Friday, February 10, 2012

The Real Brave Sir Robin

Film: The Adventures of Robin Hood
Format: DVD from Bolingbrook Fountaindale Public Library through interlibrary loan on kick-ass portable DVD player.

The Adventures of Robin Hood has a unique distinction. It’s safe to say that almost everyone knows the story, but virtually no one has actually read the book. I know that saying this will probably mean that I’ll get at least one comment from someone who will claim to have read the book. Yeah. Good for you. That’s why the word “virtually” is in the sentence above—I’ve been writing long enough that I can cover my bases.

Anyway, you hear the words “Robin Hood,” and unless you have lived under a barrel your entire life, you don’t think of Kevin Costner or Cary Elwes or Russell Crowe. The quintessential Robin Hood is Errol Flynn in The Adventures of Robin Hood. Even if you haven’t seen it, you still know the basic story. But, just in case you do call that barrel home, here it is in a nutshell.

King Richard the Lion-Heart (Ian Hunter) has been captured in the crusades and the throne usurped by his brother John (Claude Rains). Working with Prince John are Sir Guy of Gisbourne (Basil Rathbone) and the High Sheriff of Nottingham (Melville Cooper). Robin of Locksley, a.k.a. Robin Hood (Flynn) rebels and gathers a group of men in Sherwood Forest and fights oppression. His main go-to guys are Will Scarlett (Patric Knowles), Little John (Alan Hale) and Friar Tuck (the always magnificent Eugene Pallette). Robin fights for the true king, to free the Saxon people, and for the love of the beautiful Marian (Olivia de Havilland). We’ve also got a couple of comic relief characters, specifically Much (Herbert Mundin), who is saved at the start of the film by Robin and Will and Bess (Una O’Connor), Maid Marian’s handmaiden.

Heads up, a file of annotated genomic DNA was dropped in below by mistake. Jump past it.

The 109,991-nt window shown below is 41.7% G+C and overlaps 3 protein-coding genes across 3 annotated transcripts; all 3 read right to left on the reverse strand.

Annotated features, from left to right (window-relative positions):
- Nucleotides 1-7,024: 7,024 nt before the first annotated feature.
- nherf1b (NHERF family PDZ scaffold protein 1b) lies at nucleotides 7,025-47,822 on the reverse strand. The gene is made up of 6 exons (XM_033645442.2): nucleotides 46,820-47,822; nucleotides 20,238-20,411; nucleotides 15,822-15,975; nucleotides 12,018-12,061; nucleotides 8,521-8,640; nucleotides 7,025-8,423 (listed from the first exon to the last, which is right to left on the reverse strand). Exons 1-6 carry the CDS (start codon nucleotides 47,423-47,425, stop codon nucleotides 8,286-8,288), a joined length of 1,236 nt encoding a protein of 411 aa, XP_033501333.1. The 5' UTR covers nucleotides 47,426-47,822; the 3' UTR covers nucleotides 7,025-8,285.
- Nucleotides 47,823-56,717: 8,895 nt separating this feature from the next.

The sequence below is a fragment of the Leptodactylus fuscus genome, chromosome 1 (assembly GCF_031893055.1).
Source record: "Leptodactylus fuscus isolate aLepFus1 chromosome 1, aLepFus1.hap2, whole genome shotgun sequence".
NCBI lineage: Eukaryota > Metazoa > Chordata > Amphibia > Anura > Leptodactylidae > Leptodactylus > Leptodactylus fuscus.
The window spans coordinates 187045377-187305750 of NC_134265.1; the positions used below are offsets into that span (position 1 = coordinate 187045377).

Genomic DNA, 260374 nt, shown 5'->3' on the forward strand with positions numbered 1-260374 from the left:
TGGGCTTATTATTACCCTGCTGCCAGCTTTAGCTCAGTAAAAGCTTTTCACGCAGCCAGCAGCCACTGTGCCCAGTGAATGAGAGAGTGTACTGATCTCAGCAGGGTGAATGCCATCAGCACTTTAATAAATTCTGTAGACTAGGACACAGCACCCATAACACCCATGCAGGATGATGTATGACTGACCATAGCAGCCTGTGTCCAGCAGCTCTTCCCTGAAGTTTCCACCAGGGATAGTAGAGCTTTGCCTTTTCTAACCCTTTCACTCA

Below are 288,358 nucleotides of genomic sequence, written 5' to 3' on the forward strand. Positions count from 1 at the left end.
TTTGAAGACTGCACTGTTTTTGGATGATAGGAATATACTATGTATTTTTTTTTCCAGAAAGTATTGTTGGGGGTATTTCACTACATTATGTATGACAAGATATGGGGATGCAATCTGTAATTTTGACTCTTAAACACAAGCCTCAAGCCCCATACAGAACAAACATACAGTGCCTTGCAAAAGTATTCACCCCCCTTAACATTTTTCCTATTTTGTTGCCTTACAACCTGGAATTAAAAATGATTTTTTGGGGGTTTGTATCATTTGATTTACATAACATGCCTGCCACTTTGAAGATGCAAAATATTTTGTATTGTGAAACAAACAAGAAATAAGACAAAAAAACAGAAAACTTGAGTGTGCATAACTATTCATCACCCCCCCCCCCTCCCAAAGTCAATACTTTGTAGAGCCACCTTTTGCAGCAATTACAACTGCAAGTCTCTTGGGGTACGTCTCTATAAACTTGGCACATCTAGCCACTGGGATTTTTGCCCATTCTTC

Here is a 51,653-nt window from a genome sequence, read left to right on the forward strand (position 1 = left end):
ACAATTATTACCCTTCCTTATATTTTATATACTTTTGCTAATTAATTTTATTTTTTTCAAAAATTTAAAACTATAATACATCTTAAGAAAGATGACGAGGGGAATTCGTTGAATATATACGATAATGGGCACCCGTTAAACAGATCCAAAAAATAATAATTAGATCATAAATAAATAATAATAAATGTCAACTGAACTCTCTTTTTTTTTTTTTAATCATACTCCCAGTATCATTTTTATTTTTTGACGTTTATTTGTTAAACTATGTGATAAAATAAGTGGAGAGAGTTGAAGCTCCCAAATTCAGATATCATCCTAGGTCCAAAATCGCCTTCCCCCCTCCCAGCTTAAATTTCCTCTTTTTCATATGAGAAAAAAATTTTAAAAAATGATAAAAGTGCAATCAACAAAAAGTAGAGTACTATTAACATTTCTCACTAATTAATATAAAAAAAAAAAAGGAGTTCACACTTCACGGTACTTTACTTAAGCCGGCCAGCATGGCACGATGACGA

Okay, so you know the basic story, and that story is a classic. There’s another reason to watch this film, though. The Adventures of Robin Hood has the true classic Robin Hood scenes that are either referenced, spoofed, or remade in other versions of the film. We have, for instance, Robin’s entrance into the feast with a deer across his back and his daring, swashbuckling escape. We have the quarterstaff fight with Little John on the bridge. There is the meeting with Friar Tuck, the archery tournament, and his daring escape from the gallows. Oh, it’s all here because all of it started here.

Y’know what? I could be a cynical bastard and talk trash about this film, but I’m not going to. I really enjoy the hell out of this film because it’s a tremendous amount of fun. It’s Errol Flynn playing Robin Hood as a swashbuckling pirate, which has made Robin Hood a swashbuckling pirate in the minds of virtually everyone. Flynn plays the role with decided relish. He’s having a good time swinging a sword around and firing arrows and climbing ropes, and who can blame him? It’s the very thing that made him famous, and this time he gets to do it in Technicolor.